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January 06, 2009



The fact that gold has increased for the past eight years could simply mean that it will be the next bubble to burst.

After doing some research on this subject recently, it is my opinion that gold is a very poor long term investment, both as a hedge against inflation or as a practical currency of exchange.

I remember the first time I began hearing that gold was a superior long term investment. It was in the early eighties when interest rates were 17% - 18% and unemployment was in the double digits. Much like we hear today, it supposedly could only go up in value, at least according to all the advertisements and gold brokers. The truth, however, is that gold was selling at a peak then close to $700 (1980) http://goldprice.org/30-year-gold-price-history.html and did not return to that price for another 24 years. Even with today's rates approaching $1,000, and even unadjusted for inflation, that's only a 30% increase over a 29 year period! A simple CD or a saving account would have easily outperformed gold in a lot less time. In fact, can you imagine what a comparable investment in a CD or treasury bill would yielded at the then 11% - 13% rates?

Of course, if there was a return to the gold standard, whereby it was used to back our currency, then maybe gold would be a worthwhile purchase. If things continue to slide, I guess there's that chance, but I think there is a greater chance of a whole new currency if the financial system really tanks. But that's just one opinion, which there are certainly many to go around right now.

Finally, I've read that 70% of gold is used for jewelry, and the rest mainly for manufacturing. Therefore, I do not see where it has any real intrinsic value for anything other than its intended purpose. Again, if the economy continues to go south, especially if it REALLY goes south, I doubt there would be much demand for jewelry. Rather, food, water, and oil would be the commodities of choice.


Correction on a reference in last comment: 45% increase over 29 years or an average 1.5% per year.


You mentioned that you respect Ron Paul and Peter Schiff. Both say that you're absolutely wrong about gold. Schiff says Gold will be 2,000 an oz by the end of this year, and somewhere over 5,000 an oz in 5 years. This of course ignores that gold has hands down outperformed the DOW from its inception to today (which lost nearly half of its value since last year or so).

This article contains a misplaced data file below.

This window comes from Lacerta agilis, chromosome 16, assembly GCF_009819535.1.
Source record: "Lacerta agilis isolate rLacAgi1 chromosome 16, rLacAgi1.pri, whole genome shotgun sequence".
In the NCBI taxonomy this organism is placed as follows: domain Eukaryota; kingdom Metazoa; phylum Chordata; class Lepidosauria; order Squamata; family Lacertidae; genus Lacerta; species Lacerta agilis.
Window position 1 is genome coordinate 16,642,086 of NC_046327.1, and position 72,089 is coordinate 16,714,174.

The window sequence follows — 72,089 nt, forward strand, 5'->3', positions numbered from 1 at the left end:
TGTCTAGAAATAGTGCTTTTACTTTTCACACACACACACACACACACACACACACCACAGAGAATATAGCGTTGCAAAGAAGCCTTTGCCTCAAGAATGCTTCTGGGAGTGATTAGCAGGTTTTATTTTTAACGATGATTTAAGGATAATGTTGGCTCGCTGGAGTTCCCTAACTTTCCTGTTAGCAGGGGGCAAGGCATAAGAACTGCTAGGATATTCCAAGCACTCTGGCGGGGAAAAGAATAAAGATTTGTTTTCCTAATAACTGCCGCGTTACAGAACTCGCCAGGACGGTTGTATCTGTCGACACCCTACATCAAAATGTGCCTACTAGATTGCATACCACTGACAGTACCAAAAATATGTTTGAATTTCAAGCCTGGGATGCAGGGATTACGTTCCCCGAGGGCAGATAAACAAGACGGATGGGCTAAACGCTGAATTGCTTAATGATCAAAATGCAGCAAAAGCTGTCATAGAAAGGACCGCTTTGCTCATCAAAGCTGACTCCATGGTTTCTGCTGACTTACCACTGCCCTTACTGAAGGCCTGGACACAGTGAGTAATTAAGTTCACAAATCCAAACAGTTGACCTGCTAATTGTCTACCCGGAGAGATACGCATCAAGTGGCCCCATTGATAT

Also, people who say "gold doesn't have any intrinsic value" neglect the theory of money. Bear in mind that "money" has intrinsic value just by being money--it's always in high demand because it keeps economic participants from having to find someone who wants the exact "stuff" they have (often through multiple cumbersome steps). There is a light-work post directly addressing this point, but I didn't bother to find a hyperlink to it. (I'm in Labor Relations right now, so not being as rigorous as usual). Anyway, the point: "money" may not be edible, shelter, or clothing, but it allows you to procure all of those things and THAT means it will ALWAYS have an intrinsic numismatic value.

The question, then, is "what is money?" The answer is: money is something someone is willing to accept as a payment because they can trust they will be able to, in turn, trade it for something they want later. There's a difference between there being trust and that trust being well-founded. (Look at all the folks who thought CDO's were a sure thing; I mention it only to point out that there are two kinds of trust: well-founded and poorly-founded.)

Gold's value doesn't engender mistrust. It has intrinsic numismatic value in spades and if there's flight out of the dollar, demand for it will catapult into the stratosphere. This is especially true where there has been massive unsustainable price manipulation, as in the case of both gold and silver via naked-shorting, gold-leases, fractional reserve systems and various other cheating measures institutions have thus far employed. All kinds of artificial down-ward pressure has been brought to bear on the spring of metals prices. When all that pent-up energy can no longer be contained, it will surge upward with extra momentum.

Again: gold isn't the only refuge from what's coming, but it is far better than a CD, a debenture, bond, or stock, i.e. in anything whose earnings are skewed (as are virtually all securities one might usually acquire in U.S. financial markets right now). People who put their money elsewhere are going to take a bath in the long run. Period. The fundamental assumptions that underlie the financial establishment's conventional wisdom have all changed unnoticed. People buying into that dangerous consensus will get hosed.


Here are two excellent links outlining a real analysis of why metals prices are undervalued.




Also, here's the light work post that explains where the theory of "real" value and money (metals) comes from.




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